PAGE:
“To be able to say that as we approach the anniversary of the first national lockdown is nothing short of extraordinary.

“And again, I must say thank you to everyone living in our three counties who continue to come forward in substantial numbers for the vaccine. Uptake remains remarkably high and we hope to see this continue through groups 5 to 9 and into group 10.”

People are asked, wherever possible, to use their own private transport to attend an appointment. Lifts can be accepted from someone in their household or support bubble, but not from anyone else due to the risk of transmission of the virus.

The health board has put in place transport support for anyone who may have difficulty attending their vaccination appointment. If you have no other means of travel, please contact the health board on 0300 303 8322 and we will be happy to assist.

Everyone in priority groups 1 to 4 should have received an offer of a vaccination. If you have not been contacted, or have changed your mind, please contact your GP at the earliest opportunity. No one will be left behind.

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Nolton Haven: Man hospitalised after getting into difficulties in sea

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A MAN was taken to hospital after getting into difficulties in the sea off Nolton Haven on Friday.

Emergency services were alerted at 2.40pm on February 26 by a 999 call to the control centre.

The Little Haven RNLI lifeboat, Broad Haven Coastguard, an ambulance crew and a Coastguard rescue helicopter assisted police in the operation.

The male casualty was stabilised on the beach and shortly before 4.30pm, was then transported to Withybush Hospital.

A police spokesman told The Herald: “We were called to a male who had got into difficulties in the water at Nolton Haven shortly before 3pm.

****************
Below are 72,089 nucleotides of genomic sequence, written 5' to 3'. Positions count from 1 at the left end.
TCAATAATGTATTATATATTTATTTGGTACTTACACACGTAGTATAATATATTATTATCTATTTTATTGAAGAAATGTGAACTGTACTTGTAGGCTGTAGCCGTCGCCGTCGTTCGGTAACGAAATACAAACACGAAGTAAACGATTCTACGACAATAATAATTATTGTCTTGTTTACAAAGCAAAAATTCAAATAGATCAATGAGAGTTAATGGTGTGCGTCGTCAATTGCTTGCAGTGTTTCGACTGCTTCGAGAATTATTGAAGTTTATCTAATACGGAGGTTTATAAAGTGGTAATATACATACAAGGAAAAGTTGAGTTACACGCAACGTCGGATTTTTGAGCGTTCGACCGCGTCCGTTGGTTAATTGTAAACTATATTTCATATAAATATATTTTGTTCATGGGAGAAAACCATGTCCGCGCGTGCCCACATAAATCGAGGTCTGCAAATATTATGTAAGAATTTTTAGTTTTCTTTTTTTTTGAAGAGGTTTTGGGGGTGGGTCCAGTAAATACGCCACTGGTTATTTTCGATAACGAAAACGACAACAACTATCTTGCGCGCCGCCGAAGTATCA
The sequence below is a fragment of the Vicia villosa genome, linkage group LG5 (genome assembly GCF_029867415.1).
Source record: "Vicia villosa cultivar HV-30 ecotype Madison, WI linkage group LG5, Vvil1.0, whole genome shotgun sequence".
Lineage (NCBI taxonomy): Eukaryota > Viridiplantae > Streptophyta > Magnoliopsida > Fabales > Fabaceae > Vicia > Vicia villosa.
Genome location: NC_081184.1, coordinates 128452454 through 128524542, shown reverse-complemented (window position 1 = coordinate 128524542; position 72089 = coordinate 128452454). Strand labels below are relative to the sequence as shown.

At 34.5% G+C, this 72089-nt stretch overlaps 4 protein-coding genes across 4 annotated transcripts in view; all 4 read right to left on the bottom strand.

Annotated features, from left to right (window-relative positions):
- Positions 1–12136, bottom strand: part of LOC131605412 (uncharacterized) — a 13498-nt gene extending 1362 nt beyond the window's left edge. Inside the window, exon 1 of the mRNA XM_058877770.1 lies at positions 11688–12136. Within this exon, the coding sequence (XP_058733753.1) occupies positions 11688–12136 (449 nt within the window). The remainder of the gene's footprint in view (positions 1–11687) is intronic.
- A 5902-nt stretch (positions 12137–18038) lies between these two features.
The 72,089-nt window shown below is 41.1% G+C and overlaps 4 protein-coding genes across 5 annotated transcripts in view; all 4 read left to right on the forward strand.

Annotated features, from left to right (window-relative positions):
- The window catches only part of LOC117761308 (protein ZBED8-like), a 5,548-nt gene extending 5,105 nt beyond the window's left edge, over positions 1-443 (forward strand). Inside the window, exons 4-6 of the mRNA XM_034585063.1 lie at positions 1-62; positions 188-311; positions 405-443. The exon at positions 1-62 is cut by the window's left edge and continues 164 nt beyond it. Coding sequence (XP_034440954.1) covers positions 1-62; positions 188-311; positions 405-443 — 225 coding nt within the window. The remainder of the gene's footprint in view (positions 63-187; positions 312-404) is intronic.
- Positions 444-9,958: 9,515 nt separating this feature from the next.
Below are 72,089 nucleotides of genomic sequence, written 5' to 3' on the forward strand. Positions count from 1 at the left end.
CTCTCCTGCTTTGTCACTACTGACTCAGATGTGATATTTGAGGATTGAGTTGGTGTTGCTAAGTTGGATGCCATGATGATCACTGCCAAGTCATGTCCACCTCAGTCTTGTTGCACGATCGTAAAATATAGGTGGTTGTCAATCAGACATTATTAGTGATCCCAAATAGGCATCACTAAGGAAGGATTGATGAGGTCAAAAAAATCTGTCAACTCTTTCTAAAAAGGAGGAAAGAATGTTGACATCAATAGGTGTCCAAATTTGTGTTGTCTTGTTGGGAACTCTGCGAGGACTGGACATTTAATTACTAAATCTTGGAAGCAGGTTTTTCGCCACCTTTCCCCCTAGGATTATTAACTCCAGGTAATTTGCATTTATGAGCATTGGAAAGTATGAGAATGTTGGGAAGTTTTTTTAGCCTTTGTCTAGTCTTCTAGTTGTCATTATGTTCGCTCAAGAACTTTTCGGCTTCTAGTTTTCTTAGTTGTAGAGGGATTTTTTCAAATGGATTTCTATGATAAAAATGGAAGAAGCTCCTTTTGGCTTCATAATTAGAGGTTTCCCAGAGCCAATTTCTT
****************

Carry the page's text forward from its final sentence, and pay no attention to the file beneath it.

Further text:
“He was taken to hospital by ambulance.”

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Cyclist killed on A40 was serving police officer, force confirms

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A CYCLIST who died after a crash with a van on the A40 in Carmarthenshire was a serving police officer with Dyfed-Powys Police, the force has confirmed in a statement to Herald.Wales.

The driver of the van involved in the crash, which happened on Thursday (Feb 25) has been arrested on suspicion of causing death by dangerous driving, it was confirmed on Friday (Feb 26).

Police are investigating the fatal collision, which caused the road to be closed for 12 hours, and are asking for any witnesses to come forward by calling 101.

37-year-old Lynwen Thomas, who is a former student at Ysgol Bro Myrddin, Croes-y-Ceiliog, Carmarthen, was a sergeant and a very well-respected member of Dyfed-Powys Police.

A spokesperson for the police said in a statement: “Our thoughts are with her family, friends and colleagues, who have all been offered specialist support. We ask that family members are given the privacy they need at this difficult time.”